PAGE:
If there is one positive the Gonzaga Bulldogs can take from Saturday night’s 89-81 upset loss to Saint Mary’s, it’s Erroll Knight’s health status.
Knight took a horrific fall about 11 minutes into the game, landing hard on his back after violently throwing down a two-handed breakaway dunk. He bounced up quickly from his spectacular crash landing, however, and then pumped his fist in celebration as he sprinted back down the floor.
The 6-foot-7 junior guard practiced Monday for the first time since the incident and was obviously hurting. But it could have been much worse.
“He’s really, really lucky – after watching it again on film – that he didn’t break both of his wrists,” GU coach Mark Few said of Knight, who put both arms down to help break his 9-foot fall. “It was scary.”
Bulldogs point guard Derek Raivio was running up behind Knight when he landed with a loud thud that brought a collective gasp from the mostly hostile crowd of over 3,500 that had packed into Saint Mary’s McKeon Pavilion.
“He jumped right up and tried to play through it,” recalled Raivio, who knew Knight was just trying to act like the fall didn’t hurt. “I went up and said, ‘C’mon, Erroll, you’re back is really hurtin’, isn’t it?’ And he just groaned.”
When asked about Knight’s fall, freshman forward David Pendergraft said, “It definitely was an ESPN Not-Top 10.”
Knight went straight to the training room following Monday’s practice and was holding his back, but Few said he expects him to be ready for Thursday’s 7 p.m. West Coast Conference home matchup against Loyola Marymount.
“He practiced today, but he’s really, really sore,” Few added. “He’s a tough kid.”
Ronny Turiaf, who has been in a major funk the past few games, showed signs of finding himself again during Saturday’s loss to Saint Mary’s.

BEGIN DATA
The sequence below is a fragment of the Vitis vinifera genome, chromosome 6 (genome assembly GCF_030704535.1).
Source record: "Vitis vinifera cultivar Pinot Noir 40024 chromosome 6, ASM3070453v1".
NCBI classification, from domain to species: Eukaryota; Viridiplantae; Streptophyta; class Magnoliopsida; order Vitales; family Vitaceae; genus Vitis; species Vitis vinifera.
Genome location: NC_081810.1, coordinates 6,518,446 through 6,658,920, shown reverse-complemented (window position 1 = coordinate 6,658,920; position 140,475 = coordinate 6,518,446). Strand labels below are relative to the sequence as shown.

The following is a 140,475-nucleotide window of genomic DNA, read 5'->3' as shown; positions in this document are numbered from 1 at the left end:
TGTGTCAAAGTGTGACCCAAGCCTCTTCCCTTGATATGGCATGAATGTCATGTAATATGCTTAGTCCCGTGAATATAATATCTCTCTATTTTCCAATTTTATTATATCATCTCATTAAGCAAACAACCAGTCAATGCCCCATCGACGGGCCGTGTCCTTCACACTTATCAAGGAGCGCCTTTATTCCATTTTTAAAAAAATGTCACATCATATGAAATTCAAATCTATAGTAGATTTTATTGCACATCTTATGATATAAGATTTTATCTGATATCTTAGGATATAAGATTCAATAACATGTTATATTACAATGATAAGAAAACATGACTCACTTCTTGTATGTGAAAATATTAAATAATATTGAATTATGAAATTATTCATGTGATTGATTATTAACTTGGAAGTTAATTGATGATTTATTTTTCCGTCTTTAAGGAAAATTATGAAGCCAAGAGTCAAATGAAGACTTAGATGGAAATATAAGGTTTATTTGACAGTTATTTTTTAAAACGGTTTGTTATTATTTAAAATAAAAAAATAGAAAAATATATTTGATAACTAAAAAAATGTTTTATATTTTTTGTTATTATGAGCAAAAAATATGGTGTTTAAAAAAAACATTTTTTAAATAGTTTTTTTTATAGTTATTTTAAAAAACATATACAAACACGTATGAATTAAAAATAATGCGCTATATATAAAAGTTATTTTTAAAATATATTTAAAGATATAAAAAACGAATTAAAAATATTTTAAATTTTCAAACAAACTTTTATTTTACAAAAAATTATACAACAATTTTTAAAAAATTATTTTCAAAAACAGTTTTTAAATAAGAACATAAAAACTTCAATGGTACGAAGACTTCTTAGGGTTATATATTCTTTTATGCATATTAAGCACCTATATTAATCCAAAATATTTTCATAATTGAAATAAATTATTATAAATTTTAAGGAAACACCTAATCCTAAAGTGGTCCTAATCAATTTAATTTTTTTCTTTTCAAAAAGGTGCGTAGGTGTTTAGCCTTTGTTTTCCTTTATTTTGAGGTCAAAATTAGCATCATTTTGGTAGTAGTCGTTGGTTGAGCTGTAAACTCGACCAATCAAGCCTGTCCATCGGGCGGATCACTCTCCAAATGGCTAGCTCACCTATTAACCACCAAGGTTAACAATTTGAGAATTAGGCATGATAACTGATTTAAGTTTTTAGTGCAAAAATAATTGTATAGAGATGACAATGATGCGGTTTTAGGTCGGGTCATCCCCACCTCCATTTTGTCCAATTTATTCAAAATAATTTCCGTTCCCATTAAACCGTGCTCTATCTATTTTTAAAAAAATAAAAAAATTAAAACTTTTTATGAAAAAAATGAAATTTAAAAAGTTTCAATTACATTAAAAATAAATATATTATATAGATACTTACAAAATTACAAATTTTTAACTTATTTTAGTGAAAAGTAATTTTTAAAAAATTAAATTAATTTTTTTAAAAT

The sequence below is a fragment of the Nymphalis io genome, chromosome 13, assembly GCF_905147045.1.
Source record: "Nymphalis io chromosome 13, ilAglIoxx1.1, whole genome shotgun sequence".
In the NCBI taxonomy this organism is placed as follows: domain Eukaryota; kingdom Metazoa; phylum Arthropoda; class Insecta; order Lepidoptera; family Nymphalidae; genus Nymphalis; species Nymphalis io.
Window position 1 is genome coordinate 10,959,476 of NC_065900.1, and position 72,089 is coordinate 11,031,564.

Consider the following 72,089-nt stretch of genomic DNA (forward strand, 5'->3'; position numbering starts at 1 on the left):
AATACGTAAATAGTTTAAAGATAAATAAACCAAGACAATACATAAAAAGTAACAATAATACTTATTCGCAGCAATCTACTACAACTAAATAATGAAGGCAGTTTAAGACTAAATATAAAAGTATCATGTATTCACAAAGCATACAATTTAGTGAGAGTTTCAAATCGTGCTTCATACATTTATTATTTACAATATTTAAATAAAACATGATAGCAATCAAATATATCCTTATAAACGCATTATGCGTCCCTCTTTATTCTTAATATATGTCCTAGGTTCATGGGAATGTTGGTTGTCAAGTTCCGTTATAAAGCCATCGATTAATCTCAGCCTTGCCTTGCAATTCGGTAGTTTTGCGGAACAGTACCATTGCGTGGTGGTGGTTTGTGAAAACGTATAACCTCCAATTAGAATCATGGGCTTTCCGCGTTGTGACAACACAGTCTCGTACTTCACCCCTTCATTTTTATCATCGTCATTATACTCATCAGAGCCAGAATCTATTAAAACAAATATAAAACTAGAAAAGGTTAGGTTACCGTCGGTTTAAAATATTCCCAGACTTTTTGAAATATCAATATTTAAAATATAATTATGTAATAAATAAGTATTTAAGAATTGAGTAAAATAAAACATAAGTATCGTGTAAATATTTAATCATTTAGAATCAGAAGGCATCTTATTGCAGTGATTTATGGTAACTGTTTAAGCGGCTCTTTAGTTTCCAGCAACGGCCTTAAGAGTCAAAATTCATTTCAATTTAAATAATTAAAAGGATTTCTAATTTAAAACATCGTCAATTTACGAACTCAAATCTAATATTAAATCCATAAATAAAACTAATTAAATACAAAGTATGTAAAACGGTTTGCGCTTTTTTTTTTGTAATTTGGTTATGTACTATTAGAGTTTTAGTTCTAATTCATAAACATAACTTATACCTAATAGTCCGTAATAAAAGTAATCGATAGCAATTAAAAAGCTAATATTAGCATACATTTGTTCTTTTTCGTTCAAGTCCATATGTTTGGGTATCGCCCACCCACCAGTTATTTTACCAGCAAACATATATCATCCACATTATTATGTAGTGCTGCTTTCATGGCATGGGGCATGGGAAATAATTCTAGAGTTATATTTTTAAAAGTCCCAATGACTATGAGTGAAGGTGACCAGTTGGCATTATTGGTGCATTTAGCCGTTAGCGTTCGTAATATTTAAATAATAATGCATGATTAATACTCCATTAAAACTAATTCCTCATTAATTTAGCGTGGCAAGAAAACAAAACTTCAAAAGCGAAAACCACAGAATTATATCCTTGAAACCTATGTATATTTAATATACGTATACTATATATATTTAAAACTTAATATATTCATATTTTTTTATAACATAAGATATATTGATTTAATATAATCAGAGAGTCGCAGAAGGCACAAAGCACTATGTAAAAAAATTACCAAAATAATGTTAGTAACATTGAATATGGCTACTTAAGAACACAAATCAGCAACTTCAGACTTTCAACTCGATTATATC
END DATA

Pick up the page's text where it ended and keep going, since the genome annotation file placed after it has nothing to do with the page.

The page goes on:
The Bulldogs’ 6-10 senior forward and co-captain made four of nine field goals and finished with 10 points and a team-high nine rebounds. But he is still a paltry 7-for-30 from the field in his last three games, having scored just 20 points while watching his average dip from over 20 per game to 16.9.
Few said he sees no quick fix for Turiaf’s problems.
“He just needs to fight his way through it – mentally more than anything; just figure it out,” Few said. “He’s got to battle his way through it, stay aggressive and stay positive.”
When asked if it might help if Turiaf started taking the ball to basket more instead of settling for the fall-away jump shot that has been relatively ineffective of late, Few said: “That’s kind of simplistic, I think. I can’t just say that when there are three guys standing in his way on the way to the basket. It’s more of an approach thing. He has to be more aggressive going into these games – wanting the ball, demanding it; having that same approach on offense and defense.”
Finally, a homecoming
When GU entertains WCC rival Loyola Marymount in the McCarthey Athletic Center on Thursday night, it was will mark the Bulldogs’ first home game since Dec. 11, when they romped past Saint Louis 75-45.
Since then, the Zags have played games in Las Vegas, Oklahoma City, Columbia, Mo., Santa Clara, Calif., and Moraga, Calif. And the plane ride home following Saturday’s loss to Saint Mary’s included stops in Reno, Boise and Portland – courtesy of a classic Southwest Airlines milk run.
“It does feel good,” GU coach Mark Few said of being back in Spokane. “It just feels good to get in your normal routine. But the best thing will be to be back in front of your home fans. We haven’t played in front of them forever.”
Few said he can’t think of any other team ranked in the Associated Press Top 25 poll that has spent as much time on the road as his Zags, who fell five spots to No. 16 in the Monday’s poll.
“It’s just the way the schedule shaped up,” he explained. “We happened to have a lot of home games early, and then we had this stretch we knew was coming down the pipe at us. It’s been tough. Hopefully, we’ll play like we’re excited to be back home.”
Pride in the streak
Few admitted Saturday’s loss to Saint Mary’s came as a major disappointment to his players, but insisted they should take pride in having won a remarkable 17 straight regular-season WCC games prior to the defeat.
“I don’t know that we were aware of the streak or anything,” Few said, “but it was an amazing streak.”
He also warned GU fans there could be a few more struggles on the horizon, with the WCC supposedly as strong from top to bottom as its has been in recent memory.
“It’s going to be tough every night out in league,” Few explained. “It’s going to be tough at home and it’s going to be tough on the road, and people need to get used to it.
“You can’t say, on one hand, it’s the best the WCC has ever been and then think you’re going to roll everybody by 25. It’s just not going to happen.”
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